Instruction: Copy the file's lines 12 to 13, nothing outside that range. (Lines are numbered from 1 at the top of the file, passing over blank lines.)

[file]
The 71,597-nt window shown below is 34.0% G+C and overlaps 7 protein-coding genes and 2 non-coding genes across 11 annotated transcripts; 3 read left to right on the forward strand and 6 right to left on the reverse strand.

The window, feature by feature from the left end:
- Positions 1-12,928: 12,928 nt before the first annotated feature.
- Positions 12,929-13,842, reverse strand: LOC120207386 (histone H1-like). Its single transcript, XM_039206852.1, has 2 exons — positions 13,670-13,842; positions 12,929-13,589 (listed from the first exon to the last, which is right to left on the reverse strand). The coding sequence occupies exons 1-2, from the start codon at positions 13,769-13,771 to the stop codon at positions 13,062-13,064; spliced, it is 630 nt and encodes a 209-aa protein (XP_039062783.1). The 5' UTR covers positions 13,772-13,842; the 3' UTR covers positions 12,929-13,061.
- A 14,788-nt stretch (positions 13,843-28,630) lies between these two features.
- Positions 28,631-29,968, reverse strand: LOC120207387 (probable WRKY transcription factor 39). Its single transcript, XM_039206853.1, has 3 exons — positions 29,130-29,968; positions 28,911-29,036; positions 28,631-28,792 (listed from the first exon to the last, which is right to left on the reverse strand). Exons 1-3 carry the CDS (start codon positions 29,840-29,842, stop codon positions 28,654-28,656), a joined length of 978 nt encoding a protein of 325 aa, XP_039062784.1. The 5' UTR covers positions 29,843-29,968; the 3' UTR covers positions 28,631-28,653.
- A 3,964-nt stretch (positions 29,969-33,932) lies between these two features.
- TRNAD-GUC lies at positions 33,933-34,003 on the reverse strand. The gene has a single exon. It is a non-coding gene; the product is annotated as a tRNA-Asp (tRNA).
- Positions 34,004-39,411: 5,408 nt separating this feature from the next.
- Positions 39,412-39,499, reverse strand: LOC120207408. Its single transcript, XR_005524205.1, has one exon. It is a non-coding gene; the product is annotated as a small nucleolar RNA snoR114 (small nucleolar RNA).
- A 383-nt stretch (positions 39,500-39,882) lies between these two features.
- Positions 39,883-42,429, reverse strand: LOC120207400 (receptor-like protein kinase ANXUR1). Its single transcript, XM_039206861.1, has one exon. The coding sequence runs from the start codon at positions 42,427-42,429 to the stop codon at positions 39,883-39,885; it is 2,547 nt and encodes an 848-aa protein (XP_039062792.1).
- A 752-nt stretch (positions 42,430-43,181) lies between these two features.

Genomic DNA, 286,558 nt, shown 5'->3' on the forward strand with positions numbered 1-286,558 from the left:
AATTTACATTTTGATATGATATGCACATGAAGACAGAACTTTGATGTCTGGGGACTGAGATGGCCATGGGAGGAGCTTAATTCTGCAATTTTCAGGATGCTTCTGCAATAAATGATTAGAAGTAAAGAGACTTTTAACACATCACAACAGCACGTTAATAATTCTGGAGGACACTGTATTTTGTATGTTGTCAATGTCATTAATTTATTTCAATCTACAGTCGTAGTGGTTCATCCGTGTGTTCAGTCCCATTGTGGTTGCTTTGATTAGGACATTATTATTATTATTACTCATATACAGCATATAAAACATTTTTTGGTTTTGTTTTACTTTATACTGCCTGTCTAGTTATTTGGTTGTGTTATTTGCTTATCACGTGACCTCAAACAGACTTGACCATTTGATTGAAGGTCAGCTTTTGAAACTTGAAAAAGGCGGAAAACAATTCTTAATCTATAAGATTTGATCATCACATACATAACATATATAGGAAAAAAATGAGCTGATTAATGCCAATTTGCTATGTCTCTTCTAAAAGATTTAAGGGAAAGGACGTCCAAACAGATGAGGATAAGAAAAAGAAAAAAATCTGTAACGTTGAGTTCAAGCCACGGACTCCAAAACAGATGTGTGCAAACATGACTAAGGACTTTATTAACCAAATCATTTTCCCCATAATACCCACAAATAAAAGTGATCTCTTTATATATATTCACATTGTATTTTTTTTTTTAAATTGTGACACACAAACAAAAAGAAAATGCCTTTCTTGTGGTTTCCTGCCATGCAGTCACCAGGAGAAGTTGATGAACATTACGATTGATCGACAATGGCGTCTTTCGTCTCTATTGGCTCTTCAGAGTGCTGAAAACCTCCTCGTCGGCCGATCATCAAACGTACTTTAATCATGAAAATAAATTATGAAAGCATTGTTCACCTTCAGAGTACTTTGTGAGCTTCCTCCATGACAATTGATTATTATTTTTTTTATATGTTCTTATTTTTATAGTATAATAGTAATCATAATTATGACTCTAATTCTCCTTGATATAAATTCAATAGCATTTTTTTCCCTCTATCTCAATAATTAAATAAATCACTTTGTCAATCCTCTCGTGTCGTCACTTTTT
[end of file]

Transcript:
- Positions 39,883-42,429, reverse strand: LOC120207400 (receptor-like protein kinase ANXUR1). Its single transcript, XM_039206861.1, has one exon. The coding sequence runs from the start codon at positions 42,427-42,429 to the stop codon at positions 39,883-39,885; it is 2,547 nt and encodes an 848-aa protein (XP_039062792.1).
- A 752-nt stretch (positions 42,430-43,181) lies between these two features.